Wireless Device-Based Control Loops

by | Apr 5, 2012 | Control & Safety Systems, Industrial IoT, Technologies

Jim Cahill

Jim Cahill

Chief Blogger, Social Marketing Leader

ControlGlobal.com: Addressing Wireless Control ApplicationsControlGlobal.com has a great article, Addressing Control Applications Using Wireless Devices—How Wired and Wireless Transmitter Installations Differ in Closed-Loop Control Applications and What Changes Are Required in the PID, by Emerson’s Terry Blevins, Mark Nixon, and Marty Zielinski.

In the article, they describe how the IEC 62591 WirelessHART standard provides communications modes to support wireless devices used in control loops. They also highlight the changes required in a PID [proportional-integral-derivative] control algorithm to accommodate the non-periodic measurement updates. Conserving power is absolutely critical in battery-powered wireless devices, so these devices are designed to “sleep” and wakeup periodically to measure and transmit the measurements.

The communication modes in WirelessHART devices are defined in the HART 7 standard. The ones best suited for wireless control are Continuous and Window. The authors define the preferred Window mode communications:

…device wakes up at a configured update period, senses the measurement and then communicates the measurement if the specified trigger value is exceeded.

Window communication is preferred:

…since for the same update period window communications will always require less power than continuous communications. When window communication is selected, a new value will be communicated only if:

  • the magnitude of the difference between the new measurement value and the last communicated measurement value is greater than a specified trigger value;
  • or if the time since the last communication exceeds a maximum update period.

The standard PID algorithm was designed:

…to over-sample the measurement by a factor of 2x to 10x to avoid the restrictions of synchronizing the measurement value with the control.

They also note that the rule of thumb that feedback control should be 4 to 10 times faster than the process response time. The PID algorithm also assumes a new measurement is available each execution and control is performed on a periodic basis.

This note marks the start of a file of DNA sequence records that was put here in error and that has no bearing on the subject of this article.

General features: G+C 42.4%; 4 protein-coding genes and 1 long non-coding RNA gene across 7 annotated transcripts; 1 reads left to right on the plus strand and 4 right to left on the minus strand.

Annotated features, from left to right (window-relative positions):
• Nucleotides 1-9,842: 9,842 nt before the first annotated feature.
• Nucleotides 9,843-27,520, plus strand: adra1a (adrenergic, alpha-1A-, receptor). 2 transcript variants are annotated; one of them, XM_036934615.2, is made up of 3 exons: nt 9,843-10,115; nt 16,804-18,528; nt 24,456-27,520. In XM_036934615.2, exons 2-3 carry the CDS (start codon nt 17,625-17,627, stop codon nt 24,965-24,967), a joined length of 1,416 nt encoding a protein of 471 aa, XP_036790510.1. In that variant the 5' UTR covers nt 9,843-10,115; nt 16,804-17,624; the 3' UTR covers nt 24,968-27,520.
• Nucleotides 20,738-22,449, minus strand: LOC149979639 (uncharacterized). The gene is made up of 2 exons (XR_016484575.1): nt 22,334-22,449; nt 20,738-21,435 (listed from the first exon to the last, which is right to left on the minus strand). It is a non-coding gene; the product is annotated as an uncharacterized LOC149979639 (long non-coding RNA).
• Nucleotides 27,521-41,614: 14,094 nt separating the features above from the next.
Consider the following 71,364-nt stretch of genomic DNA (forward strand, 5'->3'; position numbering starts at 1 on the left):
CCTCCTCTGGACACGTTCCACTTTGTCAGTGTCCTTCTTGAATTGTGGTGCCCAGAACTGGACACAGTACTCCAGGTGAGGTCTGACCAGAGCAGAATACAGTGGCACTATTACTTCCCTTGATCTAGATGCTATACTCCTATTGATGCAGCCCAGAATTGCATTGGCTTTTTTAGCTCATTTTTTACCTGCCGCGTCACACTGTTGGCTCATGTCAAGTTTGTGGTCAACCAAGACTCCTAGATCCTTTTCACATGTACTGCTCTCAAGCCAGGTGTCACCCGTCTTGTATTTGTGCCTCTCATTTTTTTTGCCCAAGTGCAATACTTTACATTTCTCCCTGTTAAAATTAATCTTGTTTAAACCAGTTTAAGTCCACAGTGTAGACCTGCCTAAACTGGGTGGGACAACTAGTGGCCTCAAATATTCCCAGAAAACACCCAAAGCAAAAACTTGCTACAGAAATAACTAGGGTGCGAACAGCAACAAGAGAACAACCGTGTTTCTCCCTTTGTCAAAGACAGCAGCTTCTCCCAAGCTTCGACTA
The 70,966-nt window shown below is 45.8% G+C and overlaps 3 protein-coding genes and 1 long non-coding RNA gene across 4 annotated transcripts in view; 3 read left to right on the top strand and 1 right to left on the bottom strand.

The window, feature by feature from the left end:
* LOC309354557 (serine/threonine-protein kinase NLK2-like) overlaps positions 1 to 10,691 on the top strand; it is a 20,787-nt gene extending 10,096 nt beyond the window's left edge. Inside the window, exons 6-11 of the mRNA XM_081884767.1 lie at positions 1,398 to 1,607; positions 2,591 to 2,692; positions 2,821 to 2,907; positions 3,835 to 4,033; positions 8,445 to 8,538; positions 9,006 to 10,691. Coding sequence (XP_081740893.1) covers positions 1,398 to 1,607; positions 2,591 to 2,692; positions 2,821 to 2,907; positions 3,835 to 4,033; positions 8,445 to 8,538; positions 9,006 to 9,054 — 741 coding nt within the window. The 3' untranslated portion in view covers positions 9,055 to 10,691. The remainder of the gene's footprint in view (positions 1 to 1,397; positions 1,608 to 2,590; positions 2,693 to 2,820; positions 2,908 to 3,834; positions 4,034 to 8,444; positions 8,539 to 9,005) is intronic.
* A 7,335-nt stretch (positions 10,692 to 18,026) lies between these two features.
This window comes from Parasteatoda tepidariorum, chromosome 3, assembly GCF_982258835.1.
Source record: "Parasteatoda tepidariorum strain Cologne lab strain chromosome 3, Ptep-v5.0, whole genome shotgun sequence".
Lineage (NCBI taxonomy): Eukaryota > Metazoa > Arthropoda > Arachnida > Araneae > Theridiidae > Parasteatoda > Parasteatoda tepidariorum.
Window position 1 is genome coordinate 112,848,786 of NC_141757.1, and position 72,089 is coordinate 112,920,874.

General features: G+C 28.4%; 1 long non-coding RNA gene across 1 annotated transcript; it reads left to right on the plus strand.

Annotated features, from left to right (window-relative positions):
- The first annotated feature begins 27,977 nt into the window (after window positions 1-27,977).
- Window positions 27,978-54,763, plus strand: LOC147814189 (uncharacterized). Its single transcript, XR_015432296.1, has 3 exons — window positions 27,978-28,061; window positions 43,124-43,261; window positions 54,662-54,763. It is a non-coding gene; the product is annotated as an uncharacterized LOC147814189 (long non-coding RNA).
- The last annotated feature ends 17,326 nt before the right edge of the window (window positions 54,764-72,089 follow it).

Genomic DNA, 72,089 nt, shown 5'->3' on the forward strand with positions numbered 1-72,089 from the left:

Since these assumptions are not the case with wireless devices, a modified PID algorithm, PIDPlus in the DeltaV system, was developed. For the integral portion of the PID algorithm, the time since a value was last communicated is part of the equation. The authors note:

PIDPlus tuning is based on the process dynamic (e.g. RESET= process time constant plus dead time); PIDPlus reset automatically compensates for variations in the measurement update rate. No change in PID tuning is required for varying update rate.

They highlight the change required in the derivative portion of the PID algorithm:

The derivative contribution is only updated when a new measurement becomes available. Also, the calculation is based on the elapsed time since a new value was communicated.

Equations and block diagrams of the changes in the PID algorithm are included in the article. Also, the authors provide a comparison of standard PID versus this wireless device-modified PID and show overlaid trends.

Give the article a read to see this comparison, some of the installations where the technology was applied, and conclusions based upon the field experience applying closed-loop control with wireless devices.

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The opinions expressed here are the personal opinions of the authors. Content published here is not read or approved by Emerson before it is posted and does not necessarily represent the views and opinions of Emerson.

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